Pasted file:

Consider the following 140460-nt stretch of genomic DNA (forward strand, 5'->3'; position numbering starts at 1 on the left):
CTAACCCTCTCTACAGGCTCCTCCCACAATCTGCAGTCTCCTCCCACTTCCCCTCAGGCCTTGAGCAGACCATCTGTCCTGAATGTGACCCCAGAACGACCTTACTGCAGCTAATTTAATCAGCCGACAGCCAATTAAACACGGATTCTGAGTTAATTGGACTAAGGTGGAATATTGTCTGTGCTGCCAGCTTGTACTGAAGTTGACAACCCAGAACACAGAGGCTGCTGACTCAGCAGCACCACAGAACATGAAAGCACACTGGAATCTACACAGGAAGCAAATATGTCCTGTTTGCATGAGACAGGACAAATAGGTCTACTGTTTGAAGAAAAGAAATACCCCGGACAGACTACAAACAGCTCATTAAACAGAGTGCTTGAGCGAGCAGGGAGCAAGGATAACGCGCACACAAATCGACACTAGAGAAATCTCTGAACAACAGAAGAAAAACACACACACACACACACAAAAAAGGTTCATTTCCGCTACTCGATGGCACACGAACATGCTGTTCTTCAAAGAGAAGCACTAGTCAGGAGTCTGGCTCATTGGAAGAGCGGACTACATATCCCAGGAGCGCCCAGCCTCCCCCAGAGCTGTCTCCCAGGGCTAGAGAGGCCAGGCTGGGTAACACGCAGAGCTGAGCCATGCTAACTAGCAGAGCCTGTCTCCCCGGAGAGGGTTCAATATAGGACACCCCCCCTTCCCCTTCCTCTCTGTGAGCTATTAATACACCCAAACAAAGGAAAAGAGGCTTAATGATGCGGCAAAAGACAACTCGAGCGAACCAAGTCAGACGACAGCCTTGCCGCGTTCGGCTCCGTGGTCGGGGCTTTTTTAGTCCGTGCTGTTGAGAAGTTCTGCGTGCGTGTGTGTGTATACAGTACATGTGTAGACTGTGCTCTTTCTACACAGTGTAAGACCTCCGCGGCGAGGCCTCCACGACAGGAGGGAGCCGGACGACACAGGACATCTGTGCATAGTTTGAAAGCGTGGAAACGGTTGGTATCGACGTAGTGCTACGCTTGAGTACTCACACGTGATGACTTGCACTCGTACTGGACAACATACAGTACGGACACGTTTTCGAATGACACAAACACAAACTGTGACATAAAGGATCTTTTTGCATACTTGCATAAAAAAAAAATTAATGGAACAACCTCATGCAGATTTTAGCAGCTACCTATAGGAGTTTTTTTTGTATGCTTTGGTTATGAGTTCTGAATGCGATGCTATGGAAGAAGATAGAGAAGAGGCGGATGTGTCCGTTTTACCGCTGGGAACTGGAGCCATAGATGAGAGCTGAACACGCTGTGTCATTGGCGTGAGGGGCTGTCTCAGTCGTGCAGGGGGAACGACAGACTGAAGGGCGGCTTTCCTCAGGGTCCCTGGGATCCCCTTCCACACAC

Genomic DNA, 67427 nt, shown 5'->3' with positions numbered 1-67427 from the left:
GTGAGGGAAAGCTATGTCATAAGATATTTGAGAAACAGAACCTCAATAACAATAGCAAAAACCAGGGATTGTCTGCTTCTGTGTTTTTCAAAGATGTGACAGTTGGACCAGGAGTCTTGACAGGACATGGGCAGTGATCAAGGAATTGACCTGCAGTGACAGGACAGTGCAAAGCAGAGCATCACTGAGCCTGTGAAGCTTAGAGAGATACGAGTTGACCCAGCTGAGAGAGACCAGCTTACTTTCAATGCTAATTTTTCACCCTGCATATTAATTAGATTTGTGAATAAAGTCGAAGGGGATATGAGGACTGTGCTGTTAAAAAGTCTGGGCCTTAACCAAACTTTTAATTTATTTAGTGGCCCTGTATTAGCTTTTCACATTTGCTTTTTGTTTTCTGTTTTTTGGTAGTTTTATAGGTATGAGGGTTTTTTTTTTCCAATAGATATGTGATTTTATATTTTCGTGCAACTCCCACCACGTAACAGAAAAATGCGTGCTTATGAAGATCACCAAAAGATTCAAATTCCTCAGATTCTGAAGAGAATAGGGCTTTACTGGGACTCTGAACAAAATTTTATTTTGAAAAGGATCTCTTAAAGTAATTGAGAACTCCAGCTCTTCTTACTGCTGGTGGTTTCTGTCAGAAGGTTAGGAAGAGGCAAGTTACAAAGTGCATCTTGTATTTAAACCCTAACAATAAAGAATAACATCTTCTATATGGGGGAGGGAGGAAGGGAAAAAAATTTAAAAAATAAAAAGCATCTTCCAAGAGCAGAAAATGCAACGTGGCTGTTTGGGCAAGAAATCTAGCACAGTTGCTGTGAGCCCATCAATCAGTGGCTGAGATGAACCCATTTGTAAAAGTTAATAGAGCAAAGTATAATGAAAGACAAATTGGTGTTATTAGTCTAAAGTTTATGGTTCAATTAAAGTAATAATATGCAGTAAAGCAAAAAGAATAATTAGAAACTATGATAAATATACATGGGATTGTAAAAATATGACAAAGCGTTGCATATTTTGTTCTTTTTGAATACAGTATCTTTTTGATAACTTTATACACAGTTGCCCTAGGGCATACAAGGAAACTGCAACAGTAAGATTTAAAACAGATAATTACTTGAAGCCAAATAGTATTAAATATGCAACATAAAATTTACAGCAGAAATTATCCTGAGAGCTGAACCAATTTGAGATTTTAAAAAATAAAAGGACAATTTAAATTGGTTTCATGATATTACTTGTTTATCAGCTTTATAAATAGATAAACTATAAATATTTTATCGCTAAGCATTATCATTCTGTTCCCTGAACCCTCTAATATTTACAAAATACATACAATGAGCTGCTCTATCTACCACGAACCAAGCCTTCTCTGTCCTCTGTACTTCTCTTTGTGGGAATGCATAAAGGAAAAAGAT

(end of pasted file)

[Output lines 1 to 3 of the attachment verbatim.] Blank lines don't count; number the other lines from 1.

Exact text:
Consider the following 140460-nt stretch of genomic DNA (forward strand, 5'->3'; position numbering starts at 1 on the left):
CTAACCCTCTCTACAGGCTCCTCCCACAATCTGCAGTCTCCTCCCACTTCCCCTCAGGCCTTGAGCAGACCATCTGTCCTGAATGTGACCCCAGAACGACCTTACTGCAGCTAATTTAATCAGCCGACAGCCAATTAAACACGGATTCTGAGTTAATTGGACTAAGGTGGAATATTGTCTGTGCTGCCAGCTTGTACTGAAGTTGACAACCCAGAACACAGAGGCTGCTGACTCAGCAGCACCACAGAACATGAAAGCACACTGGAATCTACACAGGAAGCAAATATGTCCTGTTTGCATGAGACAGGACAAATAGGTCTACTGTTTGAAGAAAAGAAATACCCCGGACAGACTACAAACAGCTCATTAAACAGAGTGCTTGAGCGAGCAGGGAGCAAGGATAACGCGCACACAAATCGACACTAGAGAAATCTCTGAACAACAGAAGAAAAACACACACACACACACACAAAAAAGGTTCATTTCCGCTACTCGATGGCACACGAACATGCTGTTCTTCAAAGAGAAGCACTAGTCAGGAGTCTGGCTCATTGGAAGAGCGGACTACATATCCCAGGAGCGCCCAGCCTCCCCCAGAGCTGTCTCCCAGGGCTAGAGAGGCCAGGCTGGGTAACACGCAGAGCTGAGCCATGCTAACTAGCAGAGCCTGTCTCCCCGGAGAGGGTTCAATATAGGACACCCCCCCTTCCCCTTCCTCTCTGTGAGCTATTAATACACCCAAACAAAGGAAAAGAGGCTTAATGATGCGGCAAAAGACAACTCGAGCGAACCAAGTCAGACGACAGCCTTGCCGCGTTCGGCTCCGTGGTCGGGGCTTTTTTAGTCCGTGCTGTTGAGAAGTTCTGCGTGCGTGTGTGTGTATACAGTACATGTGTAGACTGTGCTCTTTCTACACAGTGTAAGACCTCCGCGGCGAGGCCTCCACGACAGGAGGGAGCCGGACGACACAGGACATCTGTGCATAGTTTGAAAGCGTGGAAACGGTTGGTATCGACGTAGTGCTACGCTTGAGTACTCACACGTGATGACTTGCACTCGTACTGGACAACATACAGTACGGACACGTTTTCGAATGACACAAACACAAACTGTGACATAAAGGATCTTTTTGCATACTTGCATAAAAAAAAAATTAATGGAACAACCTCATGCAGATTTTAGCAGCTACCTATAGGAGTTTTTTTTGTATGCTTTGGTTATGAGTTCTGAATGCGATGCTATGGAAGAAGATAGAGAAGAGGCGGATGTGTCCGTTTTACCGCTGGGAACTGGAGCCATAGATGAGAGCTGAACACGCTGTGTCATTGGCGTGAGGGGCTGTCTCAGTCGTGCAGGGGGAACGACAGACTGAAGGGCGGCTTTCCTCAGGGTCCCTGGGATCCCCTTCCACACAC

Genomic DNA, 67427 nt, shown 5'->3' with positions numbered 1-67427 from the left: